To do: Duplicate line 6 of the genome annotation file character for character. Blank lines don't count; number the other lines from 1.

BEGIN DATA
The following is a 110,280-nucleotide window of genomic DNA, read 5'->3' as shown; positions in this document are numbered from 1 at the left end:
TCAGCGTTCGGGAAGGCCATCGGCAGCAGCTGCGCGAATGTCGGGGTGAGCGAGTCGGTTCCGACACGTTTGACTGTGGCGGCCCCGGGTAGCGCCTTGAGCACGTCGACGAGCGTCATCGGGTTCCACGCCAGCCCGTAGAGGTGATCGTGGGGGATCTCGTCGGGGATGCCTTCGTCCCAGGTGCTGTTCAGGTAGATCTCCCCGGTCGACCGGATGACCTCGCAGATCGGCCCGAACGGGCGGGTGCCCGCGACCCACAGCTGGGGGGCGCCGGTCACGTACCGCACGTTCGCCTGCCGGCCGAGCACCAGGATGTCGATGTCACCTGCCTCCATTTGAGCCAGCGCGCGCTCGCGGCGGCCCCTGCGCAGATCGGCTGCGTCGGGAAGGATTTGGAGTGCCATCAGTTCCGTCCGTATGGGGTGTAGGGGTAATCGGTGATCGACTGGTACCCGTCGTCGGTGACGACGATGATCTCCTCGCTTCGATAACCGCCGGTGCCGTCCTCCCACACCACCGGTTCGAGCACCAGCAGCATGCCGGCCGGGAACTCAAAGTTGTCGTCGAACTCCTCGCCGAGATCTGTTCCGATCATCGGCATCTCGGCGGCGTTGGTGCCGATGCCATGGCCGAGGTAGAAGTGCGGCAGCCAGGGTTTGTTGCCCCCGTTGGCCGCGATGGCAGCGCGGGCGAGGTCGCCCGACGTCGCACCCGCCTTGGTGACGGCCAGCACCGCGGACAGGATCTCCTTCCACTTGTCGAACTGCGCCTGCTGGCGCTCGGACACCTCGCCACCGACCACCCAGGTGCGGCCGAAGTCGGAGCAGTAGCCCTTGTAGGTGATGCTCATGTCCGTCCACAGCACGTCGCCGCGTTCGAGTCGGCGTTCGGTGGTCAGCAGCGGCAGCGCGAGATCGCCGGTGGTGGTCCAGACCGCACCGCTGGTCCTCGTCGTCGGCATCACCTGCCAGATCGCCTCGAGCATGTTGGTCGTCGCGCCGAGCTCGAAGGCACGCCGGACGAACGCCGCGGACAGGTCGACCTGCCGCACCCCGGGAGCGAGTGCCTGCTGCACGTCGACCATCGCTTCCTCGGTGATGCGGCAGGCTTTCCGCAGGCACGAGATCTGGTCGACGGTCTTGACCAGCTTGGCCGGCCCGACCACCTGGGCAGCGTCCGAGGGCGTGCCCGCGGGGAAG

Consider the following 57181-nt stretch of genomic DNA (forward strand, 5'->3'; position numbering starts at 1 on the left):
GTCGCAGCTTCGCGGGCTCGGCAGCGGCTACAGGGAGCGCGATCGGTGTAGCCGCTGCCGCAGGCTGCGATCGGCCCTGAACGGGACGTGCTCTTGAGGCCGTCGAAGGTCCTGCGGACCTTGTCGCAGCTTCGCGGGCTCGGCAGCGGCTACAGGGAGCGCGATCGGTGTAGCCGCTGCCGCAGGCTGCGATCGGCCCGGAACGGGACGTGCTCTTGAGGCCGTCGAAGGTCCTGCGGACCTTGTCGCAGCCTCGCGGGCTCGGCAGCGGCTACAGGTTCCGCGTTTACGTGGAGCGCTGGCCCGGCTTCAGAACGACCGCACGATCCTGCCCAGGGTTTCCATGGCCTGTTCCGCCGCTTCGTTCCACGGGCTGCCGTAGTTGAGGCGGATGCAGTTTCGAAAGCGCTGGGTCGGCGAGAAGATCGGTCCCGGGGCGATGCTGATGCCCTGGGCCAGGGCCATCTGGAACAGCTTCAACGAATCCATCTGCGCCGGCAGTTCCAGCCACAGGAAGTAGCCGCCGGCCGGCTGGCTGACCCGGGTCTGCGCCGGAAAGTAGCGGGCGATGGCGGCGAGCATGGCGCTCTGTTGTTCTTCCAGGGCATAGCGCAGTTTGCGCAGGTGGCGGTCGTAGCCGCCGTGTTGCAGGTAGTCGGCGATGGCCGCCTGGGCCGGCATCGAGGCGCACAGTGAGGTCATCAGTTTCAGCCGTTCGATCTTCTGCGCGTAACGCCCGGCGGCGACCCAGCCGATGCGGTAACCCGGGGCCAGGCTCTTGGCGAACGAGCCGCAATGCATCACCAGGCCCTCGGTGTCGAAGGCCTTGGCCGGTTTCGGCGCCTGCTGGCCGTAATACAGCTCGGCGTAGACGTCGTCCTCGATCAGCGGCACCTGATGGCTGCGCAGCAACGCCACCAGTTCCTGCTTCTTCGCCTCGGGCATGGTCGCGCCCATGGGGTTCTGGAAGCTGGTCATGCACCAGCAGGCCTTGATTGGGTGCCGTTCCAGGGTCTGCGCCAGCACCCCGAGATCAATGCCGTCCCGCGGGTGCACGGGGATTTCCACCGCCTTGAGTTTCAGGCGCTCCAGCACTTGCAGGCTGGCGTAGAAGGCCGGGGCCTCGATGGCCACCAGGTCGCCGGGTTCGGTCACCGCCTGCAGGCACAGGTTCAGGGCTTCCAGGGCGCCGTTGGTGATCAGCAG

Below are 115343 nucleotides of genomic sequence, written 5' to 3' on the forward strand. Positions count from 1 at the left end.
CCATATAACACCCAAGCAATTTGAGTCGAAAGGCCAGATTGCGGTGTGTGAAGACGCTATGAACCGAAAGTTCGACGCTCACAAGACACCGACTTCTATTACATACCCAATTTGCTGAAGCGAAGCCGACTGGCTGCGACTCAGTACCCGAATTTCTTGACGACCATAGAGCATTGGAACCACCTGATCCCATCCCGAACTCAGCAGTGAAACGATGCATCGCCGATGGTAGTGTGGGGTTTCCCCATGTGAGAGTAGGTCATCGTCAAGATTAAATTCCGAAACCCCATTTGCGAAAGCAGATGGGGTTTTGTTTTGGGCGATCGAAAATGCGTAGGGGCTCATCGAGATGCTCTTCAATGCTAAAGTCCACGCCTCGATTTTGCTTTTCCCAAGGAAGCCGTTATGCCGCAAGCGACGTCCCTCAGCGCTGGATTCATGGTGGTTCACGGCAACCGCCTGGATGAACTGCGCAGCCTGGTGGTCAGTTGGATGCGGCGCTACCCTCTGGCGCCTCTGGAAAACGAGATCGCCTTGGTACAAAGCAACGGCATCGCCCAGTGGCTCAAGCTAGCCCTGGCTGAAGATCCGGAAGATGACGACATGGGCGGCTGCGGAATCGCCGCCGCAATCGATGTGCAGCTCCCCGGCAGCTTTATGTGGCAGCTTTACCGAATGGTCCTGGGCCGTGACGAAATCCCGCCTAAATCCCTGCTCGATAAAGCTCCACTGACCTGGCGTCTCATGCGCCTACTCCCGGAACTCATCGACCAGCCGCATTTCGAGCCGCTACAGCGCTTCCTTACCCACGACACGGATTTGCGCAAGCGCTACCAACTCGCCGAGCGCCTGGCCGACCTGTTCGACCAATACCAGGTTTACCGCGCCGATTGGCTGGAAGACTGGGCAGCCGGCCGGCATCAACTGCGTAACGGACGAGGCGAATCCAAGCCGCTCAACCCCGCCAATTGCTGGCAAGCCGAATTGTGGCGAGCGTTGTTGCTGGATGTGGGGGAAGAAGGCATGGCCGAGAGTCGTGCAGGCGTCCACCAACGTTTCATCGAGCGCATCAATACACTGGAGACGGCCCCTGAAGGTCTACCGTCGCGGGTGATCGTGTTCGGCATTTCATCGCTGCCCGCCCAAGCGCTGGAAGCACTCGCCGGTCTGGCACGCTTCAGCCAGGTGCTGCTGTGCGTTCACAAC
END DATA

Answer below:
CCATATAACACCCAAGCAATTTGAGTCGAAAGGCCAGATTGCGGTGTGTGAAGACGCTATGAACCGAAAGTTCGACGCTCACAAGACACCGACTTCTATTACATACCCAATTTGCTGAAGCGAAGCCGACTGGCTGCGACTCAGTACCCGAATTTCTTGACGACCATAGAGCATTGGAACCACCTGATCCCATCCCGAACTCAGCAGTGAAACGATGCATCGCCGATGGTAGTGTGGGGTTTCCCCATGTGAGAGTAGGTCATCGTCAAGATTAAATTCCGAAACCCCATTTGCGAAAGCAGATGGGGTTTTGTTTTGGGCGATCGAAAATGCGTAGGGGCTCATCGAGATGCTCTTCAATGCTAAAGTCCACGCCTCGATTTTGCTTTTCCCAAGGAAGCCGTTATGCCGCAAGCGACGTCCCTCAGCGCTGGATTCATGGTGGTTCACGGCAACCGCCTGGATGAACTGCGCAGCCTGGTGGTCAGTTGGATGCGGCGCTACCCTCTGGCGCCTCTGGAAAACGAGATCGCCTTGGTACAAAGCAACGGCATCGCCCAGTGGCTCAAGCTAGCCCTGGCTGAAGATCCGGAAGATGACGACATGGGCGGCTGCGGAATCGCCGCCGCAATCGATGTGCAGCTCCCCGGCAGCTTTATGTGGCAGCTTTACCGAATGGTCCTGGGCCGTGACGAAATCCCGCCTAAATCCCTGCTCGATAAAGCTCCACTGACCTGGCGTCTCATGCGCCTACTCCCGGAACTCATCGACCAGCCGCATTTCGAGCCGCTACAGCGCTTCCTTACCCACGACACGGATTTGCGCAAGCGCTACCAACTCGCCGAGCGCCTGGCCGACCTGTTCGACCAATACCAGGTTTACCGCGCCGATTGGCTGGAAGACTGGGCAGCCGGCCGGCATCAACTGCGTAACGGACGAGGCGAATCCAAGCCGCTCAACCCCGCCAATTGCTGGCAAGCCGAATTGTGGCGAGCGTTGTTGCTGGATGTGGGGGAAGAAGGCATGGCCGAGAGTCGTGCAGGCGTCCACCAACGTTTCATCGAGCGCATCAATACACTGGAGACGGCCCCTGAAGGTCTACCGTCGCGGGTGATCGTGTTCGGCATTTCATCGCTGCCCGCCCAAGCGCTGGAAGCACTCGCCGGTCTGGCACGCTTCAGCCAGGTGCTGCTGTGCGTTCACAAC